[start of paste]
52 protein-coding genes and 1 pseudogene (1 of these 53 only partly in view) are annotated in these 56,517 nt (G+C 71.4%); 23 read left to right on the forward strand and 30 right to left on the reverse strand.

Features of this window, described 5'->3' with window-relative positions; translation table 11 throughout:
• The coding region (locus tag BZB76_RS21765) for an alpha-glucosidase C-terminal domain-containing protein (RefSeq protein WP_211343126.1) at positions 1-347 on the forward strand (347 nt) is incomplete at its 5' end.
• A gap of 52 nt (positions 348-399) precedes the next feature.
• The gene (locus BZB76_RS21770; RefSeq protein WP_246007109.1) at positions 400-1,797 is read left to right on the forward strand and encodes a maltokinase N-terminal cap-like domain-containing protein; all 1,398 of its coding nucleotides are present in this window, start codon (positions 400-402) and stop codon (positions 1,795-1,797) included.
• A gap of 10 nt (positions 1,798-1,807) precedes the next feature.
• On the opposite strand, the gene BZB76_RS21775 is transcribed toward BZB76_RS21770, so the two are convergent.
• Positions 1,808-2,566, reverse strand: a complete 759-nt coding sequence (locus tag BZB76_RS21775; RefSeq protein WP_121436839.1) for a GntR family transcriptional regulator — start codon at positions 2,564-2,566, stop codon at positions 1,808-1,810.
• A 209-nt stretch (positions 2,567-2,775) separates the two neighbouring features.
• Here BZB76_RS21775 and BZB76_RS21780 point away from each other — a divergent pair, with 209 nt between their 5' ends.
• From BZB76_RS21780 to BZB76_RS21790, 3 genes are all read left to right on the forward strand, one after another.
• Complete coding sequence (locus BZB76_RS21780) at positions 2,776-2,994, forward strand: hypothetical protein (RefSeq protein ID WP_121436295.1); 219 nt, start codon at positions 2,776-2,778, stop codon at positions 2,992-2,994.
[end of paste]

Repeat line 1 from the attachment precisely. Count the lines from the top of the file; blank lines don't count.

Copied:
52 protein-coding genes and 1 pseudogene (1 of these 53 only partly in view) are annotated in these 56,517 nt (G+C 71.4%); 23 read left to right on the forward strand and 30 right to left on the reverse strand.